Pierce says there is little public outcry about the issue because it works reasonably well – although there’s no measure of its effectiveness.

“We have no way of knowing how many serious crashes were caused by unsafe mechanical conditions. The police don’t have the time or the resources to probe every accident,” Pierce says.

Woolley concedes there is a dearth of useful data.

“Less than 1 per cent of crash investigations examine the mechanical fitness of the vehicle. Most officers mark down the cause as `driving too fast for conditions’ and leave it at that,” he says.

In addition to updating the inspection checklist to include modern safety features such as airbags, our experts say Ontario should return to proactive enforcement.

“If you were to fix the certification system, covert audits would be required and the number of inspectors increased substantially,” says Iny.

Bouchama would like to see the ministry bring back the “ghost cars” of the 1980s, when rigged vehicles would be brought to repair shops to catch unscrupulous mechanics.

Woolley was involved in some of the fraud investigations when he worked for the OPP. He says today it’s easy to buy a “dirty” safety certificate for the going rate of $100, which is issued without ever seeing the vehicle.

He acknowledges the limited police resources, but wonders why more money doesn’t get earmarked for the task.

“Our officers wear a lot of hats – they’re asked to inspect big trucks, commercial trailers, school buses. The safety certificate brings in a lot of money for the government, yet little enforcement is done,” says Woolley.

For one thing, the court-levied fines could be higher. It’s not uncommon, says Woolley, to see the fine set at a fraction of the money the garage owner made selling illicit safety certificates.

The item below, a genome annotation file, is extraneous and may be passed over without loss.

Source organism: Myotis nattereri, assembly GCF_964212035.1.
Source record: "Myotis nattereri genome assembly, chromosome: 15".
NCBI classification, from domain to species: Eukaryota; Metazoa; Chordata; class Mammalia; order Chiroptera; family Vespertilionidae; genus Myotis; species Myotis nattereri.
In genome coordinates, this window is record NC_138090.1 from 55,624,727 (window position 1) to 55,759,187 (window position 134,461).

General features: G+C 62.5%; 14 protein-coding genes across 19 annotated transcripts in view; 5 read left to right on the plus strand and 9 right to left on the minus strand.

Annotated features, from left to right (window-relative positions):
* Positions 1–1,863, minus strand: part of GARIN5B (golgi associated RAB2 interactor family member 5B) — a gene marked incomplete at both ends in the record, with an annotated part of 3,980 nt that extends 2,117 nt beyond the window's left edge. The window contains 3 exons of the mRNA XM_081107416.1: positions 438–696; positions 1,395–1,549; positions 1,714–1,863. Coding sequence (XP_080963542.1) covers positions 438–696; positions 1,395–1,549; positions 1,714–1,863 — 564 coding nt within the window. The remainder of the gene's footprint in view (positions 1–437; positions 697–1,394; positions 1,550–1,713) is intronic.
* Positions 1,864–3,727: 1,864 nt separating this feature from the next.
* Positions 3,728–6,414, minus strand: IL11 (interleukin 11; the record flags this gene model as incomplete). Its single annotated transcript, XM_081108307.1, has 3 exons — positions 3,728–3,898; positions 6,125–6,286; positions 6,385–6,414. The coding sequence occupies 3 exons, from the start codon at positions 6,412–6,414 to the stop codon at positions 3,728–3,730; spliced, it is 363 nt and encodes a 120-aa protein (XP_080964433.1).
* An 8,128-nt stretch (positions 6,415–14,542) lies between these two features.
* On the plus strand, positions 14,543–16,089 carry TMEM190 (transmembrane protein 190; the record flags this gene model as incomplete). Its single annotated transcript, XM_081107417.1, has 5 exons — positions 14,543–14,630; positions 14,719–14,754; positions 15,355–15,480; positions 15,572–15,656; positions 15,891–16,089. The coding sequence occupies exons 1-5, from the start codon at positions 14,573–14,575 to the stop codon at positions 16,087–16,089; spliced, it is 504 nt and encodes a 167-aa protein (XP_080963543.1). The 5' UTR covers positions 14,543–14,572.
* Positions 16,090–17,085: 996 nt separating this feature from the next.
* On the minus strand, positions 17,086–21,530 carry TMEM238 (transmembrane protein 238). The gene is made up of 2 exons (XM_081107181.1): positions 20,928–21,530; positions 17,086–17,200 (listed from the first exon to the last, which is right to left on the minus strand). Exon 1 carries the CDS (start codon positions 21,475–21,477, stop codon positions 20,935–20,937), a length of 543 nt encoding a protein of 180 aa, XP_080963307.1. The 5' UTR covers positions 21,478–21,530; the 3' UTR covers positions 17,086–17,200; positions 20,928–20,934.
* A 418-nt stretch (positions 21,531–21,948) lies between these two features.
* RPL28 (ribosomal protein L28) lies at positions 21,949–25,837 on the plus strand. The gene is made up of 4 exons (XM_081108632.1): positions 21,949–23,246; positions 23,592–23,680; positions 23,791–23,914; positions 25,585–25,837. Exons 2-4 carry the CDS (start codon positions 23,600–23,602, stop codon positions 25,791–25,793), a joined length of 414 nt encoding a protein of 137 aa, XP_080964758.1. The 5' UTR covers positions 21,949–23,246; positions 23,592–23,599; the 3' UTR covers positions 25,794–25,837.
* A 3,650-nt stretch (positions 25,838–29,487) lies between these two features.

Brian Humphrey, an automotive technician instructor at Centennial College and a former garage operator himself, also questions the ministry’s inspection regimen.

“In the later years of the business I don’t recall the ministry inspections of our equipment and facilities happening as frequently as they did previously, if at all.

“I think the government sort of took it that if there were complaints they would be dealt with,” he says.

“The City of Toronto used to have an excellent auto repair fraud squad of four police officers with a 90 per cent conviction rate,” adds Iny. “It was disbanded in the early 1990s.”

It’s too easy to suggest the government was swept up in an era of deregulation and industry self-policing.

After all, one area that did capture the attention of regulators was the rash of flying truck tires that claimed the lives of several motorists.

The transportation ministry has done a commendable job of policing the trucking industry ever since.

“We are seeing positive results from our road safety initiatives. While 43 per cent more large trucks were registered in Ontario between 1990 and 2003, the number of fatal collisions involving large trucks dropped by about 17 per cent,” the transportation minister at the time stated in a 2006 press elease.

The ministry also conducts random roadside and site inspections at truck rental firms to help ensure the safety “fitness” of personal-use rental trucks.

In contrast, the safety certificate program is not on the government’s radar, says Bouchama.

“I’ve met with them more than once and they always tell me: `It’s not important,’ he recalls.

“The NDP government hired a consultant to study the process in 1991, but the report was shelved. Nothing ever happened.”

Bob Nichols, spokesperson for the Ministry of Transportation, says 51 inspectors are employed across the province to enforce vehicle safety regulations.

But it’s hard to say how many are preoccupied with commercial vehicle inspections.

“The ministry responds to public complaints regarding industry performance, investigating and enforcing the legislation accordingly,” he wrote in an email.

He says that while the ministry has not been compelled to update the inspection process, there have been calls to institute regular, mandatory vehicle inspections rather than require them only when the vehicles change ownership.

It’s a view that Centennial’s Humphrey shares: “I think annual inspections should be performed on vehicles that have been in service for five years or 100,000 km. Other jurisdictions do it.

“I think it would reduce vehicle accidents that are maintenance related.”